In my last column, I started discussing what qualities I’ve observed over the past two years of public service that make for a good leader.

Since the Globe won’t run a column that fills up an entire page, I decided to break it up over three columns leading up to Election Day. Previously, I talked about how a candidate needs to approach the position with humility, knowing that there is always more to learn.

People working to better themselves are typically also trying to better their surroundings. I also asked you what traits you look for in a candidate. Here is what Casey had to say.

“I try to understand the candidate’s motive. I believe there are two types of people that run for elected positions, those who do it because they truly care and want to bring improvements to our community and those who run for a particular reason based on their position in a job or other factors.

“I like to see leaders have community involvement. I think it’s important as a leader to be available, transparent, and open to gathering input from all citizens in our community. If you ask each candidate face to face, ‘Why are you running?’ ... their answer will typically give you a feel if they are a politician or an Atchison County community member who cares about our community.”

Thanks for your comment! Motivation is also the biggest determining factor in who I vote for. Why is this person running for commissioner, school board, senate, or dog catcher? Is it about serving the community or serving themselves?

As I work with other elected officials across the state it becomes obvious who is in it for the wrong reasons. Some are trying to climb the political ladder, some are in it for the title, and some are trying to grease the wheels for their personal gain.

I know what you’re thinking. It’s not exactly a revelation that elected officials can be the worst. The news is filled with bad examples every night. So how do you weed out the good ones? For me, it’s all about service. We want to vote for candidates that are going to serve us, so why don’t we look at the service they did before they were candidates.

Did they volunteer at a park? Do they do service work with their church? Do they try to improve the lives of kids? If a candidate can point to a history of volunteerism they will almost certainly have my vote.

As Atchison looks to grow we need commissioners that are invested in that growth. Every candidate will tell you what their goals are. My question is what have they done to further those goals before now? How have they contributed to the solution?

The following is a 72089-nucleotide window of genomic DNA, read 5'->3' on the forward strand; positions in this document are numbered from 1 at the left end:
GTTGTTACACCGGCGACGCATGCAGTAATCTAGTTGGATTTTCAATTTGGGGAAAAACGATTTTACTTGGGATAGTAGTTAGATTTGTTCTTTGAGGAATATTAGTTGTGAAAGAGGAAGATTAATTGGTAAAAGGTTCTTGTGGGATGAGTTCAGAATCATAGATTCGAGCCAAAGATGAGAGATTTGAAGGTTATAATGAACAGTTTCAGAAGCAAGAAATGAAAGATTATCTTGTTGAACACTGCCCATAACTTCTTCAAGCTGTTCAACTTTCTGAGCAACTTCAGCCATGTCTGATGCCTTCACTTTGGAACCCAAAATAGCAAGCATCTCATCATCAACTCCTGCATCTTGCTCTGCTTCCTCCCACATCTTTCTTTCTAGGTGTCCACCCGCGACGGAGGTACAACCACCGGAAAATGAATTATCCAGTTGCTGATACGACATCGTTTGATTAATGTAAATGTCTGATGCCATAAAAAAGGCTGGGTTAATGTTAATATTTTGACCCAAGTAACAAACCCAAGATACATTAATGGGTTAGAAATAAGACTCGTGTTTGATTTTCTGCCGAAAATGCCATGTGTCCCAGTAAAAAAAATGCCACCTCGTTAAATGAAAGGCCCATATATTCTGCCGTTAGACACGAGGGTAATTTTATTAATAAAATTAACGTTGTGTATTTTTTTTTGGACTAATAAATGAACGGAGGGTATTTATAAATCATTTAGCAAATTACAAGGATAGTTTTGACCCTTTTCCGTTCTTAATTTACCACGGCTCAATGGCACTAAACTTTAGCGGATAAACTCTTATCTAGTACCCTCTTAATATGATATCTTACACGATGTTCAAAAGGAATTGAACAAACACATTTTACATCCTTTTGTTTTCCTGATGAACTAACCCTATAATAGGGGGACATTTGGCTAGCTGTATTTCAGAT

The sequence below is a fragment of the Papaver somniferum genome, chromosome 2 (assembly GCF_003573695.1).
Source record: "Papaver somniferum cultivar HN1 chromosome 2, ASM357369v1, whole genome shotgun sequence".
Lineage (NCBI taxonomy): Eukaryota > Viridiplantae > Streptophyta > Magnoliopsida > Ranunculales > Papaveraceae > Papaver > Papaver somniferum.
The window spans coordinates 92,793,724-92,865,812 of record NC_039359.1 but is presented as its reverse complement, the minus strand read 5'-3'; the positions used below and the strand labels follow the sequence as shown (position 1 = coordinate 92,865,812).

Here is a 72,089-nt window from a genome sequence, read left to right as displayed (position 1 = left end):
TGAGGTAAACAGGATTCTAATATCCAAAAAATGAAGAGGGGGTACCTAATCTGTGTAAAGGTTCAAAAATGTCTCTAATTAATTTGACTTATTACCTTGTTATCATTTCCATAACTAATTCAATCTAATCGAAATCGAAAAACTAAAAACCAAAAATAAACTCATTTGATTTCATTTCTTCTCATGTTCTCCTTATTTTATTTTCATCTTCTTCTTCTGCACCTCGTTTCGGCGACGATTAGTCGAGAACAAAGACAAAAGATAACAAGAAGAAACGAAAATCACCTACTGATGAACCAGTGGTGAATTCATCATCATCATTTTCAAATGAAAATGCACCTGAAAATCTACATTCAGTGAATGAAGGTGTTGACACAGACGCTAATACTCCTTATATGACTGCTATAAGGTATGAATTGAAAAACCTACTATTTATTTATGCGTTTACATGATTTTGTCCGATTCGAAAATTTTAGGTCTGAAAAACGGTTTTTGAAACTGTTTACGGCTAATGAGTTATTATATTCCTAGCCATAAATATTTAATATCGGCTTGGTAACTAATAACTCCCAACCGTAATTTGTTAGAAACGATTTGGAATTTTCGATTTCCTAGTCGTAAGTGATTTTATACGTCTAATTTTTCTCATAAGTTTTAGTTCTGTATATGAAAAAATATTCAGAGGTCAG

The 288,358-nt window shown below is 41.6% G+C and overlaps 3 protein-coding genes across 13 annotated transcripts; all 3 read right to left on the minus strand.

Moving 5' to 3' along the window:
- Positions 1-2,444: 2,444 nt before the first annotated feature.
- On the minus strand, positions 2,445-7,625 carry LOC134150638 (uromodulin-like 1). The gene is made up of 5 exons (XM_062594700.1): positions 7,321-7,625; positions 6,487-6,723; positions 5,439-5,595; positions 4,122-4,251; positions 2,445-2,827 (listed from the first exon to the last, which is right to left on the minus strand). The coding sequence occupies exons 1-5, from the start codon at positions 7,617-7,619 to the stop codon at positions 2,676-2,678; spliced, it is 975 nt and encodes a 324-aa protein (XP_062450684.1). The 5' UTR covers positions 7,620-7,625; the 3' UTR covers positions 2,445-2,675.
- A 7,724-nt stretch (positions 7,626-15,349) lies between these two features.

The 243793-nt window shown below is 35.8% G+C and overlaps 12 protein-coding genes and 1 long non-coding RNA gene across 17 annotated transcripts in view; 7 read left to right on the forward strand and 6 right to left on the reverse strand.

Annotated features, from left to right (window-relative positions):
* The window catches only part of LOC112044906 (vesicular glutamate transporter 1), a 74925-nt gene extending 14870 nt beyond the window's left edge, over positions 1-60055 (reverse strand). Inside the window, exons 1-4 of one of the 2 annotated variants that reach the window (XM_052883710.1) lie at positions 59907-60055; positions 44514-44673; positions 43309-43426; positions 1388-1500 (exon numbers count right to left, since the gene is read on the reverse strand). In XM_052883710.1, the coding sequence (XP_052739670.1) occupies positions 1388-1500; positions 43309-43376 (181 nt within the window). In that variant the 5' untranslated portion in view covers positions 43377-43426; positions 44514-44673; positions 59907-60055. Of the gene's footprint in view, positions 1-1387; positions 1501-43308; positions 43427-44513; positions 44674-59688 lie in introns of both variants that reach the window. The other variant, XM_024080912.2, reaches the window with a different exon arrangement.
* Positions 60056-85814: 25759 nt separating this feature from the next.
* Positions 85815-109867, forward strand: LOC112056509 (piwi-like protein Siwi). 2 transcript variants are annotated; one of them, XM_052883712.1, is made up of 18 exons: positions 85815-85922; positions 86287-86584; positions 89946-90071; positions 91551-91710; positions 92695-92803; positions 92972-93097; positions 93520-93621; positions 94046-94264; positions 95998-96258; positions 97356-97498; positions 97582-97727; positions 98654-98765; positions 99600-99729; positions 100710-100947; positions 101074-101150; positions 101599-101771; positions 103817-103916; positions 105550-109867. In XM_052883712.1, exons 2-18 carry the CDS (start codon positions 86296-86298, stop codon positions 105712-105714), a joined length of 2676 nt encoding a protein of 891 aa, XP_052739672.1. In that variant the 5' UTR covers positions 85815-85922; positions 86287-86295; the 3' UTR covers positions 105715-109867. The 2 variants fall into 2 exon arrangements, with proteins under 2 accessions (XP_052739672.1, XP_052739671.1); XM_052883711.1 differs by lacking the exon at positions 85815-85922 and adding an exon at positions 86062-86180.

If they haven’t done anything then chances are they are just paying lip service. Are they going to work for the community outside of the Commission meetings every other Monday? I want a commissioner that will be hands-on and actively improve our city. Not just order someone else to do it.

Not all aspects of service are equal in my eyes though. If a candidate can only point to serving on a board as volunteering it shows that they aren’t really invested beyond giving up an hour of their time once a month. I want leaders that devote their energy to Atchison, not just a minimum effort.

Look for commissioners that will pitch in, and have been pitching in. If they haven’t done it before now then what is the real reason they want to be a commissioner? Let’s elect candidates that want to serve us, and are already doing it in other capacities.

Tonight, from 6 p.m. to 8 p.m., most of our candidates will be at the Project Atchison Candidate Meet and Greet. This is your opportunity to meet them in an informal location and have a real conversation with them. Ask them about their past volunteer efforts. Some people have service at their core.

As we are deciding who to vote for, let’s try to find those candidates. The ones that aren’t interested in the titles but genuinely want to make their community better.

Shawn Rizza has served as a City of Atchison commissioner since January 2018, following his election in November 2017 to a four-year term. His colleagues voted for him to serve as mayor at the first meeting of 2019.

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